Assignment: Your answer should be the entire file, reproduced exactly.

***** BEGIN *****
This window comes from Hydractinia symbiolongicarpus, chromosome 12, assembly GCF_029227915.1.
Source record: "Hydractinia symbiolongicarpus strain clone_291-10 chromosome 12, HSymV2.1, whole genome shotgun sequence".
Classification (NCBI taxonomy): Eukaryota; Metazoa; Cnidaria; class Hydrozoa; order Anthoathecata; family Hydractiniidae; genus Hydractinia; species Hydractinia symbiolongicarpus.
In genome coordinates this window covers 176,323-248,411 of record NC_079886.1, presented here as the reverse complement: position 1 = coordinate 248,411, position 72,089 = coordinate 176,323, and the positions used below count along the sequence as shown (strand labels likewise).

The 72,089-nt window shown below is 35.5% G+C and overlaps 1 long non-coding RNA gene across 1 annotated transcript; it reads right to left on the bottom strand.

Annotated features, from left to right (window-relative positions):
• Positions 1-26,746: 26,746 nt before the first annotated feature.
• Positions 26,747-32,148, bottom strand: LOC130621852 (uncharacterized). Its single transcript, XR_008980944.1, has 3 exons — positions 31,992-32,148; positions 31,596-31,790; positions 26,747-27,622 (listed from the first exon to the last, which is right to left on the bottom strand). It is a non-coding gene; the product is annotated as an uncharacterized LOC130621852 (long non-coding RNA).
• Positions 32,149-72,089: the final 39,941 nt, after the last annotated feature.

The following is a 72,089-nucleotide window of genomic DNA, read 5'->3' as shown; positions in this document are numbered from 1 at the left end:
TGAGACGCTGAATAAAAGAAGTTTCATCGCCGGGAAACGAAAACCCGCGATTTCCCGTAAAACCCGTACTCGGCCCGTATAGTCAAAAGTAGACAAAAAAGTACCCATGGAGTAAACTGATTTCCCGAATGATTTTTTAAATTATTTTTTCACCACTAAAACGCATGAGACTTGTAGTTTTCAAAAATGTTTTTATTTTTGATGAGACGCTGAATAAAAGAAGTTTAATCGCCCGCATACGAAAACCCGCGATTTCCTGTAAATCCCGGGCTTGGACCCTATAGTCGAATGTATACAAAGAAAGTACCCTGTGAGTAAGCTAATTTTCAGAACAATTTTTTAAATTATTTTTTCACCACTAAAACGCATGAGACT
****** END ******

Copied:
This window comes from Hydractinia symbiolongicarpus, chromosome 12, assembly GCF_029227915.1.
Source record: "Hydractinia symbiolongicarpus strain clone_291-10 chromosome 12, HSymV2.1, whole genome shotgun sequence".
Classification (NCBI taxonomy): Eukaryota; Metazoa; Cnidaria; class Hydrozoa; order Anthoathecata; family Hydractiniidae; genus Hydractinia; species Hydractinia symbiolongicarpus.
In genome coordinates this window covers 176,323-248,411 of record NC_079886.1, presented here as the reverse complement: position 1 = coordinate 248,411, position 72,089 = coordinate 176,323, and the positions used below count along the sequence as shown (strand labels likewise).

The 72,089-nt window shown below is 35.5% G+C and overlaps 1 long non-coding RNA gene across 1 annotated transcript; it reads right to left on the bottom strand.

Annotated features, from left to right (window-relative positions):
• Positions 1-26,746: 26,746 nt before the first annotated feature.
• Positions 26,747-32,148, bottom strand: LOC130621852 (uncharacterized). Its single transcript, XR_008980944.1, has 3 exons — positions 31,992-32,148; positions 31,596-31,790; positions 26,747-27,622 (listed from the first exon to the last, which is right to left on the bottom strand). It is a non-coding gene; the product is annotated as an uncharacterized LOC130621852 (long non-coding RNA).
• Positions 32,149-72,089: the final 39,941 nt, after the last annotated feature.

The following is a 72,089-nucleotide window of genomic DNA, read 5'->3' as shown; positions in this document are numbered from 1 at the left end:
TGAGACGCTGAATAAAAGAAGTTTCATCGCCGGGAAACGAAAACCCGCGATTTCCCGTAAAACCCGTACTCGGCCCGTATAGTCAAAAGTAGACAAAAAAGTACCCATGGAGTAAACTGATTTCCCGAATGATTTTTTAAATTATTTTTTCACCACTAAAACGCATGAGACTTGTAGTTTTCAAAAATGTTTTTATTTTTGATGAGACGCTGAATAAAAGAAGTTTAATCGCCCGCATACGAAAACCCGCGATTTCCTGTAAATCCCGGGCTTGGACCCTATAGTCGAATGTATACAAAGAAAGTACCCTGTGAGTAAGCTAATTTTCAGAACAATTTTTTAAATTATTTTTTCACCACTAAAACGCATGAGACT